Climate Adaptation Ambassadors’ Workshop: Steering research through to policy and action


This workshop aims to support and develop a community of “climate ambassadors,” who can champion an informed and proactive climate adaptation agenda in research, policy, the public and private sectors and within local communities.

In order to “adapt, manage risk and thrive in a changing climate,” which is the mission of the Deep South Challenge, we need to better understand climate change impacts and implications, and we also need to raise our collective expertise in navigating the science–policy–business landscape.

Participants will learn from real-world adaptation case studies, with a focus on local government, policy and business. You will have opportunities for cross-sector conversations, to share your own expertise and experience, and to learn from other practitioners in climate science, local government and business.

This workshop will also build on participants’ existing knowledge and needs. We’ll take time to identify practical pathways and policy levers, as well as opportunities for you to build new networks and action plans.

Who is this event for?

This first workshop, held in Wellington, will focus specifically on the connection between research and decision-making in local and regional government. If you’re a local government professional, a consultant to local government, or a community member interested in the way government can set its climate adaptation agenda, this workshop is for you. We encourage researchers to participate, especially emerging voices in climate change impacts and implications. The workshop will help you build new connections and gain confidence in enabling knowledge transfer from research to policy and action.

The future

We’ll be holding similar workshops in Auckland, Christchurch and Dunedin throughout 2018. Feedback from these events will inform a second capacity-building phase in 2019. In this way we hope to build a community of influential ambassadors who can support local and national communities to adapt safely and smoothly to our changing climate.

Speakers and panelists

Stephen Daysh

Stephen is a director of the environmental consultancy Mitchell Daysh. He’s a Commissioner Chair under the Ministry for the Environment’s “Making Good Decisions” programme and has been a key participant in the Hawkes Bay “Clifton to Tangoio Coastal Hazard Strategy 2120”.

Judy Lawrence

Judy is a Senior Research Fellow at the New Zealand Climate Change Research Institute at Victoria University of Wellington and leads two projects in the Deep South Challenge. Judy is co-chair of the Climate Change Adaptation Technical Working Group and was a co-author of the recently released Ministry for the Environment guidance for local government, Coastal Hazards and Climate Change.

Iain Dawe

Iain is a Senior Policy Advisor (Coasts and Hazards) at the Greater Wellington Regional Council. He investigates coastal hazard management, research, policy development, analysis, implementation and advice and in the course of his work is also a science communicator.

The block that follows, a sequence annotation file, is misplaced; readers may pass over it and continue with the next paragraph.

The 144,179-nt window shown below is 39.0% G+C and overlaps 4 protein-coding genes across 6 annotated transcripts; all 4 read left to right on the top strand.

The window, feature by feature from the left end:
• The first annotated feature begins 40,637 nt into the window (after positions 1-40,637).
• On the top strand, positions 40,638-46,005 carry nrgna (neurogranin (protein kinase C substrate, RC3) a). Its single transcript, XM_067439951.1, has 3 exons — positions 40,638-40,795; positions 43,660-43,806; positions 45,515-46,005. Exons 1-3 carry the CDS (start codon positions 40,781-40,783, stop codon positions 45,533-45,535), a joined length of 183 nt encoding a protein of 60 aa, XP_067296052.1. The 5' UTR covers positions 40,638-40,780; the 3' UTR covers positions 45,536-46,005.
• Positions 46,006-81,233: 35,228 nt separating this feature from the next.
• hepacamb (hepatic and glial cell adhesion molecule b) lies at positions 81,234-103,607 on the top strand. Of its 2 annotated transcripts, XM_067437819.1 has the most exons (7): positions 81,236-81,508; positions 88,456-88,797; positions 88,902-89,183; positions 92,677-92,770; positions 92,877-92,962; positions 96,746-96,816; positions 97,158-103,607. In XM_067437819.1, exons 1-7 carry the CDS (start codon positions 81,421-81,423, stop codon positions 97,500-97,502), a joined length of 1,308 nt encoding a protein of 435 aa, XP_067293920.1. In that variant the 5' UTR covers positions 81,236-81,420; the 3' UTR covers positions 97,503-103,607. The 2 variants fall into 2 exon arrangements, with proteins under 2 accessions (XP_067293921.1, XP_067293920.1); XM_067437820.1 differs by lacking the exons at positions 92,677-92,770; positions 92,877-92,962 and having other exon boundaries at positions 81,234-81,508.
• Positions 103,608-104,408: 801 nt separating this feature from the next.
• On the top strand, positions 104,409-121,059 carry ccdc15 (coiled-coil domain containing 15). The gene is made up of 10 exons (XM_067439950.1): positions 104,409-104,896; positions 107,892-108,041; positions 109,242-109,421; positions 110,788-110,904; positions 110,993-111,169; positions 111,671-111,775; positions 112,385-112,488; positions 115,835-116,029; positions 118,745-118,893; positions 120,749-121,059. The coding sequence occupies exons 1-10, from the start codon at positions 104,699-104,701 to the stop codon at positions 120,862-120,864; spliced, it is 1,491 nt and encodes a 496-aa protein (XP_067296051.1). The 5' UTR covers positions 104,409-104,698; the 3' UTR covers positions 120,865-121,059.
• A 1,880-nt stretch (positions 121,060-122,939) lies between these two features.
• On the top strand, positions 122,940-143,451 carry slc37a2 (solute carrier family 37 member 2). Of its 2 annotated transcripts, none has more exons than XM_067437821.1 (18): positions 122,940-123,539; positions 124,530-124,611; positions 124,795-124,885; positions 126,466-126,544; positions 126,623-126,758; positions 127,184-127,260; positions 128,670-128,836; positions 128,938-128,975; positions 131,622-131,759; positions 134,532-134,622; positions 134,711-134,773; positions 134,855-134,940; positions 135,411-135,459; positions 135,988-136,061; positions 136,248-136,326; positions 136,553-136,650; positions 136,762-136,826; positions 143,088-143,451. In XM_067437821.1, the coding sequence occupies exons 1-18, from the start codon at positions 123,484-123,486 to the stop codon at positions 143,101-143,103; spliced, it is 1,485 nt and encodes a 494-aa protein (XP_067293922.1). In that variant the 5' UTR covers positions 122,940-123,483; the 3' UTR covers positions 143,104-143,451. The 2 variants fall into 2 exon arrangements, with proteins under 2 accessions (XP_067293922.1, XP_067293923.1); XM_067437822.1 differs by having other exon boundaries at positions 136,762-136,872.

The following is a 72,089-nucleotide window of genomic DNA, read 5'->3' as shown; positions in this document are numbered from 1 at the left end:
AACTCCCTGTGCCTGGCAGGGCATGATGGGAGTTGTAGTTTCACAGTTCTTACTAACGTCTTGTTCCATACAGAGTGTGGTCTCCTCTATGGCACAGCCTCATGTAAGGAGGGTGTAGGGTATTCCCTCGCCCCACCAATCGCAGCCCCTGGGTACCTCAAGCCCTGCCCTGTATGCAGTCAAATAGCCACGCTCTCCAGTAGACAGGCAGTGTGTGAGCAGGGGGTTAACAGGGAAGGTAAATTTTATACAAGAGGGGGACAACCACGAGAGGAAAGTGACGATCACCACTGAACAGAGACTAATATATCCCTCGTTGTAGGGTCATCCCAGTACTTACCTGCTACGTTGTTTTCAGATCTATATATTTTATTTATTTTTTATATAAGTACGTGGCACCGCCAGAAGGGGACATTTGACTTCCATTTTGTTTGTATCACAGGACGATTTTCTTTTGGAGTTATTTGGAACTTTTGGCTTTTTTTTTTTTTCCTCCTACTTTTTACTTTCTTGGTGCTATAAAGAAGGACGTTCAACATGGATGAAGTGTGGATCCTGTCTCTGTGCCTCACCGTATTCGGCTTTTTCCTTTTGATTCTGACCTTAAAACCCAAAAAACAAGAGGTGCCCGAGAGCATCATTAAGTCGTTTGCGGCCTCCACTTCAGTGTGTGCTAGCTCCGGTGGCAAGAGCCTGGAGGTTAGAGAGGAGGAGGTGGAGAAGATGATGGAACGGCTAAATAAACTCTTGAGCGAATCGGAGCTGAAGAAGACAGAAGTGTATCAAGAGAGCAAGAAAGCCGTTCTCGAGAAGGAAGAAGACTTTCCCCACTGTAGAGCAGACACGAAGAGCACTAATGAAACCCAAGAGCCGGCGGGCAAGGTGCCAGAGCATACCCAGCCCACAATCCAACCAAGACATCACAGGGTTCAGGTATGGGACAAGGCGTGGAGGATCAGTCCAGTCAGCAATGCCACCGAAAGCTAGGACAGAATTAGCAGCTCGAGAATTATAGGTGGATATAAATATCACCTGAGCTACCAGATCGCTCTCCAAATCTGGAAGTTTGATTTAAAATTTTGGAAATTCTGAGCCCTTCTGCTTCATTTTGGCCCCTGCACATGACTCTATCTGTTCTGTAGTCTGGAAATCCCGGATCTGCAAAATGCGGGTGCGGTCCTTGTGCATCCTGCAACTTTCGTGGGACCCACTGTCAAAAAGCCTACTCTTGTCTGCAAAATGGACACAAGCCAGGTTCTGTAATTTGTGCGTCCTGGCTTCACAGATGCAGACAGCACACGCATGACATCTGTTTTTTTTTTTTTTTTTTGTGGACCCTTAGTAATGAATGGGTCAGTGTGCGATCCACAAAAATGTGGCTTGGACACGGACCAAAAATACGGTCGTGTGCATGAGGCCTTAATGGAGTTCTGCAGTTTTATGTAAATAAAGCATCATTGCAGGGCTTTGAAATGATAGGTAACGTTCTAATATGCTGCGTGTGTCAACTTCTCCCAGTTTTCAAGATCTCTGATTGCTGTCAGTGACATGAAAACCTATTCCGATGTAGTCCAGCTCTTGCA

Andrew Tait

Andrew is a Principal Climate Scientist with NIWA. He works with internal and external climate modellers to assess climate data and related impacts. He also works closely with non-science partners to communicate climate science effectively.

Wendy Saunders

Wendy is a GNS social scientist specialising in land use planning and natural hazards – including hazards that are exacerbated by climate change. A core part of Wendy’s work is engaging with communities, councils and others, to improve the way natural hazards are incorporated into planning. Wendy also leads the Deep South Challenge’s Engagement Programme.

Teanau Tuiono (facilitator)

Teanau works at the intersection of indigenous peoples’ issues and the environment. He has a diverse range of experience managing, facilitating and working on projects at the national, regional and international level, including at a number of UN processes. He was previously based at the Indigenous Knowledge and Small Islands section at UNESCO and currently produces educational resources for Māori Medium audiences.


Registrations close 20 April and places are limited. Register using this link here


Price: $175+GST (If cost is a barrier, please email us)

Programme and workshop flyer


Stephen Daysh

Judy Lawrence

Iain Dawe

Andrew Tait

Andrew is NIWA’s Chief Scientist for Climate, Atmosphere and Hazards. He specializes in applications of climate data and products, and climate change impacts and adaptation research. He has previously been seconded to the Ministry for Primary Industries to work on the Primary Sector Science Roadmap and to the Department of Conservation to build internal capacity around the utilisation of climate data and climate change projections.

Andrew is a lead author of the Australasia chapter of the IPCC Fifth Assessment WGII Report, a member of the WMO Commission for Climatology (CCl) executive, co-chair of the WMO CCl Focus Area on Climate Services for Societal Benefits, and the previous chair of the Pacific Islands Climate Services Panel.

Wendy Saunders

Teanau Tuiono